Will a clinician who is deemed conservative, who wears magnification and illumination, and who practices with today’s minimally invasive dentistry philosophy deliver higher quality care than one who has not integrated these approaches into his or her practice? Who has the right to make these judgments? In some states it’s illegal to advertise superior quality due to the use technology. There are no black and white answers to these questions.

Here’s another dilemma. Is a “conservative” dentist who does not provide a safe working environment for the staff a quality employer? Does quality come to mind when hygienists acquiesce to provide adult dental hygiene care every 30 minutes without additional clinical support?

Integrity is the last word in this discussion. Integrity is possessing firm principles, and adhering to high moral principles or professional standards. In essence, having high integrity means living your life honestly.

Periodically, life hands us situations that cross the line. Each person has a unique set of boundaries based on previous experiences, current environment, and deep-seated ethical values honed over a lifetime. To make the situation more complicated, these boundaries change as our knowledge grows and we gain clinical experience.

How we respond to the events that challenge our boundaries can change our relationships forever. Sometimes the outcome is distressing. Other times the result turns out to be more favorable than we would have imagined.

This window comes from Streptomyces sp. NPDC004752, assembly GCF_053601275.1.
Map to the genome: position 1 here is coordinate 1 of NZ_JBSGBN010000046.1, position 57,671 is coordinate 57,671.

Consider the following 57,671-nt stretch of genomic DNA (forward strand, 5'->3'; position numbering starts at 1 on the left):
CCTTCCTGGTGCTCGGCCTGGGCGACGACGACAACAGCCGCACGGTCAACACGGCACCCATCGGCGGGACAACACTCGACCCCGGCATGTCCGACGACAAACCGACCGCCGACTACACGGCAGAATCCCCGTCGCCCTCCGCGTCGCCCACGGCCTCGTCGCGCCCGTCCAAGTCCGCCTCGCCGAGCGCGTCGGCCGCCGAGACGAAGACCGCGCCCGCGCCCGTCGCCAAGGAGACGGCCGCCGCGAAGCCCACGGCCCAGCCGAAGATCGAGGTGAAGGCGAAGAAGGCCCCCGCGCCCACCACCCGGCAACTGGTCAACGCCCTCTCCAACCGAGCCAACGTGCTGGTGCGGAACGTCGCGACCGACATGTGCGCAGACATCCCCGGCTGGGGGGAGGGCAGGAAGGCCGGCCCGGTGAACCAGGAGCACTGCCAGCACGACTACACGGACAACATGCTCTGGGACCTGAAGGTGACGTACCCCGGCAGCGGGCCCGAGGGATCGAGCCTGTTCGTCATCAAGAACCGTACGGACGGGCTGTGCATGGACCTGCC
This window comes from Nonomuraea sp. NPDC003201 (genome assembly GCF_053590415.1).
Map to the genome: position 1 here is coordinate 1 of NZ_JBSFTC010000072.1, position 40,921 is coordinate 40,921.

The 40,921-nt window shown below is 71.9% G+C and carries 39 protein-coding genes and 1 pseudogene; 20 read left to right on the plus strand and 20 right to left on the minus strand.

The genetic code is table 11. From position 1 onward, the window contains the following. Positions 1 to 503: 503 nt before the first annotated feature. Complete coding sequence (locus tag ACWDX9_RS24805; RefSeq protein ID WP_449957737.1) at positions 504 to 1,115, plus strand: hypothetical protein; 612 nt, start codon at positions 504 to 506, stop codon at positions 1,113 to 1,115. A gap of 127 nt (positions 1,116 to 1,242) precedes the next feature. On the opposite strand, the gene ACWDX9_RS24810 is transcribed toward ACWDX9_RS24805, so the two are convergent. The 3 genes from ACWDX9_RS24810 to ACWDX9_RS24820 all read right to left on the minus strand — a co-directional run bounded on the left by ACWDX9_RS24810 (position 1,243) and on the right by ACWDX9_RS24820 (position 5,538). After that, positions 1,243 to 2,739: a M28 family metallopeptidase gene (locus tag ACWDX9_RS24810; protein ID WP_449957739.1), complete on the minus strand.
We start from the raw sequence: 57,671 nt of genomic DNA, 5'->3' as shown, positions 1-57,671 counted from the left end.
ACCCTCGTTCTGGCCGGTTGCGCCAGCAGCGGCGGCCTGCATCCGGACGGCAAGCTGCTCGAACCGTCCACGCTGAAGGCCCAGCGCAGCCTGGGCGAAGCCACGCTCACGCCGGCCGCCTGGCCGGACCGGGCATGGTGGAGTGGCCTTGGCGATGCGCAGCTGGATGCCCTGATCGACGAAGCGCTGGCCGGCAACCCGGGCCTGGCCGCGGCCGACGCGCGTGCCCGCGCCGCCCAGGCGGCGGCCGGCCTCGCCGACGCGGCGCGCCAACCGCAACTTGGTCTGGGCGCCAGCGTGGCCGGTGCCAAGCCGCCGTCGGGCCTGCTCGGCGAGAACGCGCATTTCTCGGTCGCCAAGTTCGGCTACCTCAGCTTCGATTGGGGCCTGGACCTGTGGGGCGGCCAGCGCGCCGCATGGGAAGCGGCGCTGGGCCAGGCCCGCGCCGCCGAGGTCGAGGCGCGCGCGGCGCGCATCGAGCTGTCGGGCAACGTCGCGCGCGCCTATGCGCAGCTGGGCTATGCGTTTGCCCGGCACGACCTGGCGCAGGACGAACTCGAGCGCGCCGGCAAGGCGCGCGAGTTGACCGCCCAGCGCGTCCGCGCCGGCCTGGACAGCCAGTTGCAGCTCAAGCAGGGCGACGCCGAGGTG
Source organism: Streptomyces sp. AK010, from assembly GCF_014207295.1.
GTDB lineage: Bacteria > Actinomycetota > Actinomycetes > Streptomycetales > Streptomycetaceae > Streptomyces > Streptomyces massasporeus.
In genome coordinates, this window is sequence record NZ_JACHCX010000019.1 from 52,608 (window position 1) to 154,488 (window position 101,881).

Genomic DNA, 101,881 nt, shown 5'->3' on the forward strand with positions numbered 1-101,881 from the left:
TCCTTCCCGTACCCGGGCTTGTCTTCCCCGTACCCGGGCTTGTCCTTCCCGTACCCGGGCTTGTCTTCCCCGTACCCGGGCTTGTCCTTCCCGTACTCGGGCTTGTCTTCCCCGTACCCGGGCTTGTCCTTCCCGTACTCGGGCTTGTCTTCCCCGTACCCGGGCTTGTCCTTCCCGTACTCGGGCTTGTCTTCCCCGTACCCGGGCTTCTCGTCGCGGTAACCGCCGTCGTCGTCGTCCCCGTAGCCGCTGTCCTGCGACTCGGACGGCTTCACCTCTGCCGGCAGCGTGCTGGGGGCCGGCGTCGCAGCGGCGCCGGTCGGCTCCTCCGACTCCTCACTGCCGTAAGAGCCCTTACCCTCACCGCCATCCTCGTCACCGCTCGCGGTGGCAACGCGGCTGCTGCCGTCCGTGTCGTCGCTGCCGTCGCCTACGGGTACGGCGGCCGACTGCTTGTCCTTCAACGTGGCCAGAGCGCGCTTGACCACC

Sometimes it’s good to stand back and re-examine how we use words that have become overused. Understanding and embracing the true meaning of words such as quality and integrity creates a certain level of peace and confidence when making a difficult decision. Also, our boundaries are the foundation of our personal and professional comfort zone.

Anne Nugent Guignon, RDH, MPH, is the senior consulting editor for RDH magazine. She is an international speaker who has published numerous articles and authored several textbook chapters. Her popular programs include ergonomics, patient comfort, burnout, and advanced diagnostics and therapeutics. Recipient of the 2004 Mentor of the Year Award, Anne is an ADHA member who has practiced clinical dental hygiene in Houston, Texas, since 1971. You can reach her at anne@anneguignon.com or (713) 974-4540, and her Web site is www.anneguignon.com.